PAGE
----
So what happens is that Fincher, with his methodical, surgical approach to building cinema, looks at the situation that must be devised: the narrator must be seduced by Tyler. So he very flashily visualises the choking ennui of a consumption-driven lifestyle - the film's IKEA catalogue montage is legitimately one of the finest sequences in the director's career at the level of technique - and he glorifies the DIY lifestyle that Tyler lives, treating it with a certain level of irony that's nevertheless clearly enthusiastic and friendly and funny, and he stages Fight Club with the intensity and dazzlement of '90s action cinema at its fleetest. Which was not too fleet, for the most part (not in America), and so it's easy for the fight sequences to feel absolutely stunning and exciting compared to almost everything else that shared its historical moment. And he has done such a great job of building all that up, he can't back out of it. The problem at the core of Fight Club is that it's appealing because of its style, and then it tries to walk back from that at an entirely intellectual level, and it's a mishmash of energies that makes absolutely no sense. The movie says that it's horrified at Tyler's excesses, but it feels jazzed up by them, and that's before the filmmakers make the absolutely unforgivable choice to let the destruction of skyscrapers at the end play as the visual punchline for the narrator and Marla to end up together, the explosions filling almost exactly the same role as the fireworks in To Catch a Thief. Movies are a visual medium; if you show us explosions in a romantic, exciting way, that matters more than telling us that they are amoral at best, and by that point in the screenplay, Fight Club really isn't concerned with even telling us that. The result is a film that's irreconcilably broken between its thoughts and its guts, and there was no way the guts were going to lost. Not with such extraordinarily visceral work being done by cinematographer Jeff Cronenweth (whose offensively good capturing of the chilly shine of nighttime made him a great Fincher collaborator, making it dumbfounding and annoying they'd wait a whole decade before teaming up again for The Social Network), editor James Haygood (funneling with slurry abandon between moments, channeling music video technique with a keen sense of the needs of a feature), and electronic/hip hop producers Dust Brothers to provide the jarring, frequently toneless and always intensifying score.

The Big Ol' Twist really doesn't help matters. If this was a film about the narrator trying to stop his secretly insane buddy Tyler Durden, it would have been a great deal easier to sell the idea that the film's last forty minutes are there to disprove the first ninety; if this was a film about a man finding that he's secretly insane, and unpacking all the things that he's done as "Tyler Durden", it could have been a great psychological thriller. Doing both of those things gets muddy as hell. But I do have to hand it to Fincher and Uhls: having only finally seen the movie for a second time, knowing the twist on your way through is a marvelous experience. The way that dialogue and blocking very casually state outright things that we're simply not interested in learning yet is brazen in the best way; the weird one-frame insert shots of Pitt before he appears as a character go from being a punkish in-joke to crafty foreshadowing, especially since it's also much easier to see how much of the film is being presented from the narrator's sleep-deprived POV without actually flagging it as such. Take out the social commentary, and Fight Club, and the rather mean jokes at the expense of people trying to muddle through sickness with emotional support groups, and there's a fucking wonderful depiction of psychological unreliability that even makes Pitt's oddly uni-dimensional performance turn out to be a strength instead of a weakness. But that's taking a hell of a lot of things out.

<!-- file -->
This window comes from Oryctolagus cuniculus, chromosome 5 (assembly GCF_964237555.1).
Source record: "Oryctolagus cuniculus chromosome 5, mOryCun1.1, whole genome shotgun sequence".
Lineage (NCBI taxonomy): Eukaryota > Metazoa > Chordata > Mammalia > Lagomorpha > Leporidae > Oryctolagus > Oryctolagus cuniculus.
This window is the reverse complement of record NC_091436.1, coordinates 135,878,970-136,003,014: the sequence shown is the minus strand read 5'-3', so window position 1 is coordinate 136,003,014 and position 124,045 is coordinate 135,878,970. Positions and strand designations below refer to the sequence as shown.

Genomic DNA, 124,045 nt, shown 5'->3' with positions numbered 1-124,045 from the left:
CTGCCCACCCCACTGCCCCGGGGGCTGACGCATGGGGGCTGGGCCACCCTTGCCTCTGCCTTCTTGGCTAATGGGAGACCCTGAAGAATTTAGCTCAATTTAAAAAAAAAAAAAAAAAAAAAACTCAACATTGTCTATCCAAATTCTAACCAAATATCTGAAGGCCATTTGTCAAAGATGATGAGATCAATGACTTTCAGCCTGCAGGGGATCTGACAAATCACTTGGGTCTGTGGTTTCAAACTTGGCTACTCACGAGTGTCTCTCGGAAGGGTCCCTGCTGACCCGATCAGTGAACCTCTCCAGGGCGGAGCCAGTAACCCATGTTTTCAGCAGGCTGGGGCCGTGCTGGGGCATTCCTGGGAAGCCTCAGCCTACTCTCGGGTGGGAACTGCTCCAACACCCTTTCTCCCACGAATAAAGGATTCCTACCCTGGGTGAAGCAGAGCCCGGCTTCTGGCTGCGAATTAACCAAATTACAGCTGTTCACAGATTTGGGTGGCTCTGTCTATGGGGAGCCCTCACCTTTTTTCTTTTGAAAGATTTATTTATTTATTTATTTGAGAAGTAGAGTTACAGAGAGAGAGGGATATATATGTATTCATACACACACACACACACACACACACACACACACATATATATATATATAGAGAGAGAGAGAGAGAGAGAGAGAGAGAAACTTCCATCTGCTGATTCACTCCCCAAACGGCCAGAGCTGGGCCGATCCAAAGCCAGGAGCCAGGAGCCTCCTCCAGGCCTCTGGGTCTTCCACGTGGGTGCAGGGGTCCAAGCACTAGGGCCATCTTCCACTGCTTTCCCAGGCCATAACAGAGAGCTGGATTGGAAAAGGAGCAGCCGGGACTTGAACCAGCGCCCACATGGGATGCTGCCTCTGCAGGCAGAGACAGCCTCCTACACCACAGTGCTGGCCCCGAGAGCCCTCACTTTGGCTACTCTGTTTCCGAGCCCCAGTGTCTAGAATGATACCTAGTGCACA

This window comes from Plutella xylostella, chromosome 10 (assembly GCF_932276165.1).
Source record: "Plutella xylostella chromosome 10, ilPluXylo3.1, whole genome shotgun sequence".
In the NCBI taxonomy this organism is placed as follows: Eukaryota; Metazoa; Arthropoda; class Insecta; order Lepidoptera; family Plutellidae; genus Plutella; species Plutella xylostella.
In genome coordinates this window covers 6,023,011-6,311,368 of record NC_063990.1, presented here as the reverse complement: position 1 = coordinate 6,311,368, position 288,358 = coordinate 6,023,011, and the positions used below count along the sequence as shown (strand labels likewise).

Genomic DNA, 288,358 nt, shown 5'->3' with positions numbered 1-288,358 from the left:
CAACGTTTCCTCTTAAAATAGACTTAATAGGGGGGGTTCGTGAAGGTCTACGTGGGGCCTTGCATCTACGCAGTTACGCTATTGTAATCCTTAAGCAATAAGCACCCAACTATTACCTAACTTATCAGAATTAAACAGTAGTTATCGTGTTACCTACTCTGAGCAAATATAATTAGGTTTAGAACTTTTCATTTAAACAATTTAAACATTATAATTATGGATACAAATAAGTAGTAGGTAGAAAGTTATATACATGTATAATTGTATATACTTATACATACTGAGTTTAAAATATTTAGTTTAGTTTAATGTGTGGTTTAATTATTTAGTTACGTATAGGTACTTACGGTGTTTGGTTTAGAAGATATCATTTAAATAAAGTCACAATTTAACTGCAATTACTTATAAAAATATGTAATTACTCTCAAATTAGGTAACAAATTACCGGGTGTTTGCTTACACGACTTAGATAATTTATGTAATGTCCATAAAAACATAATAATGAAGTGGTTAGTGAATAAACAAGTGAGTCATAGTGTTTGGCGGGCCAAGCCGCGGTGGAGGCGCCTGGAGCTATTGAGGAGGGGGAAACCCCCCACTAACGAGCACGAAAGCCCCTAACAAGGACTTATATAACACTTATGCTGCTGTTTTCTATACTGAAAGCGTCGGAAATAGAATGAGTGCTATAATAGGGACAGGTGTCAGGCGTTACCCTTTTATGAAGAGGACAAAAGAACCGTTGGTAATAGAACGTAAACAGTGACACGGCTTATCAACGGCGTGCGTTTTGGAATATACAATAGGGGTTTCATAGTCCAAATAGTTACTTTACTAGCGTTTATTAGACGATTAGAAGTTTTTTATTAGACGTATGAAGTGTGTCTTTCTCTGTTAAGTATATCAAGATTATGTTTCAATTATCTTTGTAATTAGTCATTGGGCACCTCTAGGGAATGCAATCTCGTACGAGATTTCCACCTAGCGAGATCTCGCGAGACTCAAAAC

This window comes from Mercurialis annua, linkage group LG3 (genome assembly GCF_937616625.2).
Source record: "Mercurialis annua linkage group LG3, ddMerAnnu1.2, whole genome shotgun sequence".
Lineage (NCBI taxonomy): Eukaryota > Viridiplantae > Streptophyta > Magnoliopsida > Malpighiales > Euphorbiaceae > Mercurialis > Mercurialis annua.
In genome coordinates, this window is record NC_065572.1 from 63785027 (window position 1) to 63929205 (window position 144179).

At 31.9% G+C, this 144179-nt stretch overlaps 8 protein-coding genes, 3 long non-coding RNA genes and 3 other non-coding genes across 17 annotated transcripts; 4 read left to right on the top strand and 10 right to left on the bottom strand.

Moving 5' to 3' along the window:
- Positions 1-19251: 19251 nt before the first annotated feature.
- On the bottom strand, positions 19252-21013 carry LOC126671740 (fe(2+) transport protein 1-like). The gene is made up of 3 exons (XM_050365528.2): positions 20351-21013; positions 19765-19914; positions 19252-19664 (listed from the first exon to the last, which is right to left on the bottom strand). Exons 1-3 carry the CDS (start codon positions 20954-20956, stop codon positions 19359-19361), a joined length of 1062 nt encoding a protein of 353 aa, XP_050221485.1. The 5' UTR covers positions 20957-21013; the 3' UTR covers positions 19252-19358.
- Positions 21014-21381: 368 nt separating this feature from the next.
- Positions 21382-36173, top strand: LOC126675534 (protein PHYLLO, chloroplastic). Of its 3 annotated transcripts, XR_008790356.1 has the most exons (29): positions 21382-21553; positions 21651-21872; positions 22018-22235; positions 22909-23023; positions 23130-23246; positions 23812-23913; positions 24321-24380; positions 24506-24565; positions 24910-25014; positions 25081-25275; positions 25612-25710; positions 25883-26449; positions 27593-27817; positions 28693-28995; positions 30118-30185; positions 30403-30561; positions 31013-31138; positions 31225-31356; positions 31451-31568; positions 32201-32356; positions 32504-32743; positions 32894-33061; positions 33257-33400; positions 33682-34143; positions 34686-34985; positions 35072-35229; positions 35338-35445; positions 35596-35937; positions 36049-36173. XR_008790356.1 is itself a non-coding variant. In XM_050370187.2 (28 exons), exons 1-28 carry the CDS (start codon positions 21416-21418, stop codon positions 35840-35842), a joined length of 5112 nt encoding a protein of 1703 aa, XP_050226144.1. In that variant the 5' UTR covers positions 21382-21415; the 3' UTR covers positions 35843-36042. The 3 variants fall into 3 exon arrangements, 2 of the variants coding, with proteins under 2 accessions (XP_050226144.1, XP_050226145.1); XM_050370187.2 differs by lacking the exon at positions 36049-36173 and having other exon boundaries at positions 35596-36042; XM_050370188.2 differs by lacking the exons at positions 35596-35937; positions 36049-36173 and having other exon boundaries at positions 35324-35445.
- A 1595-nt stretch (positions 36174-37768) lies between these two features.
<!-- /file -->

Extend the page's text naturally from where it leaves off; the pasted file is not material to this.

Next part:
So back to where we started: I really have no damn clue what to make of Fight Club. It's all technically gorgeous, and along with The Matrix, I'm inclined to call it one of the first American films of the 21st Century, for all its accelerated continuity and don't-stop-to-think aesthetic. But it's such a wreck of tone and intellect, and it's so inhuman in ways that all Fincher films ultimately turn out to be; but no other Fincher film takes place so necessarily inside one person's head for 100% of its running time. It's electrifying, stylish cinema, of course, and I honestly do get why people love it - whether they love its cool or its satire of the same cool. That right there, I think, is why I can't pretend to come even close to loving it myself.